They learn that it is safe to go and explore when mum or dad is close by, we won't leave them. If they find exciting creatures or plants we are there to enjoy their discoveries and share our knowledge. Children love finding snails with houses on their backs, furry caterpillars that will build cocoons and re awaken as beautiful butterflies and pools of frogspawn that give birth to tadpoles, little fishes that evolve  into jumping frogs. These early explorations will surely encourage our children to head out into that big wide world to explore life in all it's colour as they grow up, knowing that we will always be there for them to return too.

Sunday, 4 May 2014

A day for making memories

Another beautiful morning so we decided to skive off from the house work and head off to the secret garden to play. 3 children, 1 buggy, 1 dog and a nature hunt to complete we headed off. Child 1 chose to stay home and enjoy the peace and quiet and the man of the house was going to mow the lawn, a job impossible to do with a 2 year old and a springer spaniel both of whom want to be outside.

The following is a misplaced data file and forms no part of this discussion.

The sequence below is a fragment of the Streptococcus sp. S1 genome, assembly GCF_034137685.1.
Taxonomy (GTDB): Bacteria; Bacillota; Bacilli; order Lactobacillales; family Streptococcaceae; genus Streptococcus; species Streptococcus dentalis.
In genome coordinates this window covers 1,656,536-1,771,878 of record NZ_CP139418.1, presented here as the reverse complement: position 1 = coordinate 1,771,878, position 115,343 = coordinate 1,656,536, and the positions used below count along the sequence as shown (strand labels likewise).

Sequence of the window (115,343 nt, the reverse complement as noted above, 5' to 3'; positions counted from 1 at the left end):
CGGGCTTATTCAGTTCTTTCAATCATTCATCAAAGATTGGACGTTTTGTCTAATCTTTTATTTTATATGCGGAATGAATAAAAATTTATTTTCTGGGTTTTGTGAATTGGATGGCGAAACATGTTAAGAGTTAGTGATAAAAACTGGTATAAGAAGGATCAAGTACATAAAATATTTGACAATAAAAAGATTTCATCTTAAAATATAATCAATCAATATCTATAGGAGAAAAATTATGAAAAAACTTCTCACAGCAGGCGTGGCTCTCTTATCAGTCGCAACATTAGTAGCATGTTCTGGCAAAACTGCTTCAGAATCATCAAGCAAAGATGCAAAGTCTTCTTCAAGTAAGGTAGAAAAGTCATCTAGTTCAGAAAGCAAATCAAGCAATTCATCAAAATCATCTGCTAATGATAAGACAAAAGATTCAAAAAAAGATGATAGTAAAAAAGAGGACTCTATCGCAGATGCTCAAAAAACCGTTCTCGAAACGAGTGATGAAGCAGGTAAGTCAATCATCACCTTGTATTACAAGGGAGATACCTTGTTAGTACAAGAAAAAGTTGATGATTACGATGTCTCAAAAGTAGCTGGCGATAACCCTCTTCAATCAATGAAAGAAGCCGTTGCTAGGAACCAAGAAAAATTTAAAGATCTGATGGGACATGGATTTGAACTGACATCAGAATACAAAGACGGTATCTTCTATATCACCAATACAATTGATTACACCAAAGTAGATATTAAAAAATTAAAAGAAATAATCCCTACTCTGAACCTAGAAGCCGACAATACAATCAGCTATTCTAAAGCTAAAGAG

This little corner of childhood idyll is just down our hill, turn left, follow the road to its end, turn left at the cross roads walk about 2 metres and the black wrought iron gates that hide this peaceful paradise from view are right there in front of you. This was child 4's first real foray into the magic of the secret garden and he had no idea of what adventures awaited us through those gates.  We are so lucky to have such a safe place for the children to play and explore, there are hills to scramble up and mud slides to slide down. There are trees to climb and bushes to hide in, there is a stream to leap over or paddle in where the water rushes down to a storm drain after we have had rain. There are hidden stone steps and green edged paths to lead you to places that only your imagination can take you.

Leaving the buggy close to the entrance we set off on foot to hunt for butterflies, caterpillars, dragon flies and other mini beasts. What is marvellous about children is there is no set pace, no plan just the here and now. They have no real concept of time, the older ones my be able to tell the time and know when they are hungry but other than that they just enjoy the moment. Taking a leaf from their book I left time behind and let the children take the lead. We climbed trees and collected the leaves to match to the nature hunt, beech, hawthorn and horse chestnut to name but a few. We picked wild garlic and tasted it, we hid in the undergrowth hunting out places perfect for hidden hideaways, in preparation for hide and seek games in the future. We tiptoed across the wooden bridge that traversed the stream so that we didn't wake the troll that lives beneath it and headed for the witches house. Child 4 found the orchard that was full of sheep and their baby lambs where he watched until he grew bored and then hand in hand we began a slow stroll home.